This model of a reciprocating engine contains a combination of rigid and flexible parts.

» See model.

This tutorial application demonstrates the modeling of a hinge joint between two bodies in COMSOL Multiphysics. Various nodes available for joints such as Constraints, Locking, Spring, Damper, Prescribed Motion, and Friction are also demonstrated.

Many real structures can be approximated with the double pendulum model. Hence a double pendulum model is chosen in this tutorial.

» See model.

Gyroscopes are used for measuring the orientation or maintaining the stability of airplanes, spacecraft, and submarines vehicles in general. They are also used as sensors in inertial guidance systems.

This model demonstrates the modeling of a mechanical gyroscope. It analyzes the response of the spinning disc to an external torque coming on the disc due to the rotation of the frame. It is shown that the disc is able to maintain it’s orientation when it is spinning with a high speed. This fact can be explained with the principle of conservation of angular momentum.

In the second part of the model, the motion of a spinning top is analyzed. The external torque induced precession and nutation motion of the spinning top is computed.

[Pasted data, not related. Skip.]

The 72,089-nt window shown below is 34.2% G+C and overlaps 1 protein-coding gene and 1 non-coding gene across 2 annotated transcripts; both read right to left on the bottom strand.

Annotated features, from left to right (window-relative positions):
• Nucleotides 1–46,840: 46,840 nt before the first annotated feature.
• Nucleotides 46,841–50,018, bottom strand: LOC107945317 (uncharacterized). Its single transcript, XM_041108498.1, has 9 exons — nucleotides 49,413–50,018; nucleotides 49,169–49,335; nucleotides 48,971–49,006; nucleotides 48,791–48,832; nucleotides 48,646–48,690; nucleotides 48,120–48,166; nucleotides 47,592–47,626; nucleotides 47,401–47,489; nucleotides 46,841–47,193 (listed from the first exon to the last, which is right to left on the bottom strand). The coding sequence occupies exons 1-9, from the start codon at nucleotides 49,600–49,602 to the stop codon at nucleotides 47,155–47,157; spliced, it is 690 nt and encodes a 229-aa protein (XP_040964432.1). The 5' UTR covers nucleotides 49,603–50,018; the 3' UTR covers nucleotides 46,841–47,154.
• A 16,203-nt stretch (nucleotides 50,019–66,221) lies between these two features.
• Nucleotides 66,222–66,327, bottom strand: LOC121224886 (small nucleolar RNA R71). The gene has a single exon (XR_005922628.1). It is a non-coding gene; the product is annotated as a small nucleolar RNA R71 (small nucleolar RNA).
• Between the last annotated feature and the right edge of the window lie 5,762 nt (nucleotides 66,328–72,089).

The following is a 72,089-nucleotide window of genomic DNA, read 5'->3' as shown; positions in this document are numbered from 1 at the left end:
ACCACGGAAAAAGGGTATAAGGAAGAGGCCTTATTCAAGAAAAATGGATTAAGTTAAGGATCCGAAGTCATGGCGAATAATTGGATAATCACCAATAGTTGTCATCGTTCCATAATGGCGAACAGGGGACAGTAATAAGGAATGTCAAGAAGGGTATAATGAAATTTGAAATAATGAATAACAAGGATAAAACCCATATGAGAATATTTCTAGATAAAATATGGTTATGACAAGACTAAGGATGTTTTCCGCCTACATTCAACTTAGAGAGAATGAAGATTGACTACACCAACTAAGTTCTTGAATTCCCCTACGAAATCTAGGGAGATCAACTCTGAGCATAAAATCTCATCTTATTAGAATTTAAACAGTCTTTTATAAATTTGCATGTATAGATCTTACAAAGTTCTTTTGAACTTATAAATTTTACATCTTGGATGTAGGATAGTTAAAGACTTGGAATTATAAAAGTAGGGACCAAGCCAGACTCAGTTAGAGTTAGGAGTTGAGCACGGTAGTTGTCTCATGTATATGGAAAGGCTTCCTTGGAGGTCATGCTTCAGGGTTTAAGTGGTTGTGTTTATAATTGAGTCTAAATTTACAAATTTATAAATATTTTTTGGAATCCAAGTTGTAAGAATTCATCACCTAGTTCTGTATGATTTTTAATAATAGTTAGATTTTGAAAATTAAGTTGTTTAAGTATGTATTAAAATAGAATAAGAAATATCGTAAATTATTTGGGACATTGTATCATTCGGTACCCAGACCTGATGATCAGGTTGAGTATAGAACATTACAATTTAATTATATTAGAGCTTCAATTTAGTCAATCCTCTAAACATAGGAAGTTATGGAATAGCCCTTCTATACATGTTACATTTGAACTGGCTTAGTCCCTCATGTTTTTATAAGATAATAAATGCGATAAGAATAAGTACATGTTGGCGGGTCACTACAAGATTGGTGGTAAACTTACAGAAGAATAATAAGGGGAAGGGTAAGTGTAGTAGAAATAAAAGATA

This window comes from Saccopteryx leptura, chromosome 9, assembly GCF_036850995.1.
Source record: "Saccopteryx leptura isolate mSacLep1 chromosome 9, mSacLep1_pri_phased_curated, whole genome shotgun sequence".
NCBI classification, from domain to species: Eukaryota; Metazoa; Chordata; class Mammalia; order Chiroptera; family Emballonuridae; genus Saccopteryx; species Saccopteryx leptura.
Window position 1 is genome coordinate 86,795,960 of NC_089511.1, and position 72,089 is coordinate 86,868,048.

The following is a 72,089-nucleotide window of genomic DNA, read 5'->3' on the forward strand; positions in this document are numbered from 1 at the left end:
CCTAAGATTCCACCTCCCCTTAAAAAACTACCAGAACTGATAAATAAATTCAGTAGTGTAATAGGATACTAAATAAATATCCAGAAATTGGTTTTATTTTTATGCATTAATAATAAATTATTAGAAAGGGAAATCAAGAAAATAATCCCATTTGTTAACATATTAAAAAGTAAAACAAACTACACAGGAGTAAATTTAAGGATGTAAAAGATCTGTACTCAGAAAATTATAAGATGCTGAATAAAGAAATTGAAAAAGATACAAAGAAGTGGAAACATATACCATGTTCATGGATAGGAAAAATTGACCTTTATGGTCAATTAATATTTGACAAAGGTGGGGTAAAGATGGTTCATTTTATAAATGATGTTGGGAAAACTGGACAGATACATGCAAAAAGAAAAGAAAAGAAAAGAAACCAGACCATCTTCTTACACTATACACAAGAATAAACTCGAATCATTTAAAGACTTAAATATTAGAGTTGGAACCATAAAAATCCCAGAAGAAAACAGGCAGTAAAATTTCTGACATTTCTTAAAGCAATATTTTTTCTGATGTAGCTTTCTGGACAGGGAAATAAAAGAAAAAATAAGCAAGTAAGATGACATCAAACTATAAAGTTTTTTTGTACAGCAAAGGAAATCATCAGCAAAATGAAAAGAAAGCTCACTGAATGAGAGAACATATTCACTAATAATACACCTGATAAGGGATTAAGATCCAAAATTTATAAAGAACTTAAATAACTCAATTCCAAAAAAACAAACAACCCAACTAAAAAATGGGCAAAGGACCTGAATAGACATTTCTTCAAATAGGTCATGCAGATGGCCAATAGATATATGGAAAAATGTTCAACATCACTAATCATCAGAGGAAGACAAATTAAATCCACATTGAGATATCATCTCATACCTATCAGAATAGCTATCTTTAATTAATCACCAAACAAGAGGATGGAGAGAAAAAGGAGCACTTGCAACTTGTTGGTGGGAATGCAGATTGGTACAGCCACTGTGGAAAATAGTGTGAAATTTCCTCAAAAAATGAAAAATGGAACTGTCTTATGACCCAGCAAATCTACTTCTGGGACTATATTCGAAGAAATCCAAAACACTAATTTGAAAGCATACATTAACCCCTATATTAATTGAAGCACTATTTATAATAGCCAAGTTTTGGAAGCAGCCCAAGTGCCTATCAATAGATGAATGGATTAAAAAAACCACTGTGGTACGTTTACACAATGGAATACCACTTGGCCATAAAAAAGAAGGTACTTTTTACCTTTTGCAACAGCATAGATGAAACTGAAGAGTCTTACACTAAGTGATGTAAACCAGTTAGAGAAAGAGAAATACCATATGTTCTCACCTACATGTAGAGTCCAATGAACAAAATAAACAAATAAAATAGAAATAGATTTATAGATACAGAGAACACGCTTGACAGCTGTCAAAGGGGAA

» See model.

This model demonstrates the ability to simulate Multibody Dynamics in COMSOL. It comprises a multilink mechanism that is used in an antique automobile as a gearshift lever. It was created out of curiosity to find out how large forces are on the individual components. The model uses flexible parts, i.e. the Structural Mechanics Module was used along with the Multibody Dynamics Module.

» See model.

Centrifugal governors, a specific type of governor, control the speed of an engine by regulating the amount of admitted fuel. In order to maintain a near-constant speed, regardless of the load or fuel supply conditions, centrifugal governors use the principle of proportional control. While the governor is in operation, it is critical that it quickly reaches a new steady-state configuration. Hence, the spring and damper design is important.